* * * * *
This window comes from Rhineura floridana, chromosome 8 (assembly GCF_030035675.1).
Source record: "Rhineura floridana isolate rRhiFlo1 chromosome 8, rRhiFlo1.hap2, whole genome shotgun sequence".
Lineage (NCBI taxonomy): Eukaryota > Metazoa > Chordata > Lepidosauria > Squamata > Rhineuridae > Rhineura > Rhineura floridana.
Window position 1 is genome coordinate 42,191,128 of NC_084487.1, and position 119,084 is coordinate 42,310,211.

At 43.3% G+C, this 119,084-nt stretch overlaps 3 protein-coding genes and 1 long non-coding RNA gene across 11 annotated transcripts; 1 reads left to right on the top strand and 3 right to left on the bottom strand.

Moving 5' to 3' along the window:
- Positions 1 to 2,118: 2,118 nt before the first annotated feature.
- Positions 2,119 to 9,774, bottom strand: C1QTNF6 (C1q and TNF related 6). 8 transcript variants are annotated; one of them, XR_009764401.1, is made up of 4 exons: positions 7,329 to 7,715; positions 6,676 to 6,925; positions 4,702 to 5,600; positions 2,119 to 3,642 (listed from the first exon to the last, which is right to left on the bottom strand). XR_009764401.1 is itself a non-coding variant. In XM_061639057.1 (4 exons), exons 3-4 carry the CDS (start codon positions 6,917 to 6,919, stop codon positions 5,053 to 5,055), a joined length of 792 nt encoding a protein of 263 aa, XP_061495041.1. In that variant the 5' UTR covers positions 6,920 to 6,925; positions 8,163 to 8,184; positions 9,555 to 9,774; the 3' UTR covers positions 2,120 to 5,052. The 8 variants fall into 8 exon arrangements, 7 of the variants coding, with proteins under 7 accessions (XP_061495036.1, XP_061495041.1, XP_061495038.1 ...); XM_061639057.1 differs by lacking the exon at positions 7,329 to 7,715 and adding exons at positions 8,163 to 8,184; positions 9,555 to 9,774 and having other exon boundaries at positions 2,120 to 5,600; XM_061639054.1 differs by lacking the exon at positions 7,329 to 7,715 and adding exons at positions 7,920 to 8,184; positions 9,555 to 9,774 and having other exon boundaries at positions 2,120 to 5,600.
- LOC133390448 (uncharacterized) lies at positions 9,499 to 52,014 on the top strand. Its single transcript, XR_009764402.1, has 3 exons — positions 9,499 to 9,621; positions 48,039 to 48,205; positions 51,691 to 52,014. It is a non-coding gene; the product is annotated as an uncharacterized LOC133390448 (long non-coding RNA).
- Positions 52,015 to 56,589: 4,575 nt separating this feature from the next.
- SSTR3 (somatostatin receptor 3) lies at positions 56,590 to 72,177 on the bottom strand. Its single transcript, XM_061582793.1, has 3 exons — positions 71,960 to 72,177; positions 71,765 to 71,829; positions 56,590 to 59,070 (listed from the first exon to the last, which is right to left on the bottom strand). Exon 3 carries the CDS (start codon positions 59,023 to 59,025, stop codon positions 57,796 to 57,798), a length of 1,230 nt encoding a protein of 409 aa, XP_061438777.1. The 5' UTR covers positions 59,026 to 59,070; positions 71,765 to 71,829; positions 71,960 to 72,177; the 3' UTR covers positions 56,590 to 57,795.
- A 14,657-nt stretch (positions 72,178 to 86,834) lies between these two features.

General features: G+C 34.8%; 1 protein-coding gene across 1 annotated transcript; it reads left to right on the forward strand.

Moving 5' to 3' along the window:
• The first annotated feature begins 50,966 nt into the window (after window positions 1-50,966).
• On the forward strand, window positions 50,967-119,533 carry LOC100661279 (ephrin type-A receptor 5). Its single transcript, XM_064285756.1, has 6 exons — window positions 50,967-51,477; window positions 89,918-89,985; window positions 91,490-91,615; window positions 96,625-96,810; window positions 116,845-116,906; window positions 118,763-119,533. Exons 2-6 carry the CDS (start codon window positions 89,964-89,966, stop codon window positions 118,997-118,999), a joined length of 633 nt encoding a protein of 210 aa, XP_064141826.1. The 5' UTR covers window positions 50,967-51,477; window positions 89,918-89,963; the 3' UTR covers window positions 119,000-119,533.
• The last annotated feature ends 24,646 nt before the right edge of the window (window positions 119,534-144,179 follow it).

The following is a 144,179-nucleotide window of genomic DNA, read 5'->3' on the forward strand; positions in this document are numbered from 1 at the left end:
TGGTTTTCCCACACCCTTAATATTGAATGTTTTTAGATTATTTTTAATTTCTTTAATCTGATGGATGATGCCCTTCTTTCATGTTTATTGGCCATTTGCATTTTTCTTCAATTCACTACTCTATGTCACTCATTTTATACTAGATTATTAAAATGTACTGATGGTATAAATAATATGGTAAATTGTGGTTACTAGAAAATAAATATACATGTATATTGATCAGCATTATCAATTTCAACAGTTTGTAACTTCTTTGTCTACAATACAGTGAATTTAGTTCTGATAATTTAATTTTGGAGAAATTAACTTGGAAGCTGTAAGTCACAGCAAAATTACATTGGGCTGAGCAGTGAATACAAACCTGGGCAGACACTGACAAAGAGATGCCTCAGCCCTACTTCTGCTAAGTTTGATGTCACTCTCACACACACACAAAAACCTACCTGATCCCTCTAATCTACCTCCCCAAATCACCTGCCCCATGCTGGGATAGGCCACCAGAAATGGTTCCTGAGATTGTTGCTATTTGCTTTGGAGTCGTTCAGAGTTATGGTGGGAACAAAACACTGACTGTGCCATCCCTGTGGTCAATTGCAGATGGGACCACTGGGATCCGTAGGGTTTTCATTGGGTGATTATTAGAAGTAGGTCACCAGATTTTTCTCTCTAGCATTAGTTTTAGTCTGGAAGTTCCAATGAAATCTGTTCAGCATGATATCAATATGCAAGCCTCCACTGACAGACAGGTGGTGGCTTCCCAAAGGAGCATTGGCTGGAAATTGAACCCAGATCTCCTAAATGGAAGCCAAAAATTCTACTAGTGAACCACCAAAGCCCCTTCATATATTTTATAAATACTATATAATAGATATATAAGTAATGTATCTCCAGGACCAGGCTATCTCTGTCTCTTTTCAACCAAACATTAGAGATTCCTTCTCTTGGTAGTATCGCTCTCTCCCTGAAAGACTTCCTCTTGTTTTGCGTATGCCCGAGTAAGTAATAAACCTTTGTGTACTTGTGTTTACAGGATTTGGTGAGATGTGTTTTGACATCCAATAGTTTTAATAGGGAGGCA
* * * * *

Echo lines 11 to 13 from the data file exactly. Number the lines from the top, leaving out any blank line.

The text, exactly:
- SSTR3 (somatostatin receptor 3) lies at positions 56,590 to 72,177 on the bottom strand. Its single transcript, XM_061582793.1, has 3 exons — positions 71,960 to 72,177; positions 71,765 to 71,829; positions 56,590 to 59,070 (listed from the first exon to the last, which is right to left on the bottom strand). Exon 3 carries the CDS (start codon positions 59,023 to 59,025, stop codon positions 57,796 to 57,798), a length of 1,230 nt encoding a protein of 409 aa, XP_061438777.1. The 5' UTR covers positions 59,026 to 59,070; positions 71,765 to 71,829; positions 71,960 to 72,177; the 3' UTR covers positions 56,590 to 57,795.
- A 14,657-nt stretch (positions 72,178 to 86,834) lies between these two features.

General features: G+C 34.8%; 1 protein-coding gene across 1 annotated transcript; it reads left to right on the forward strand.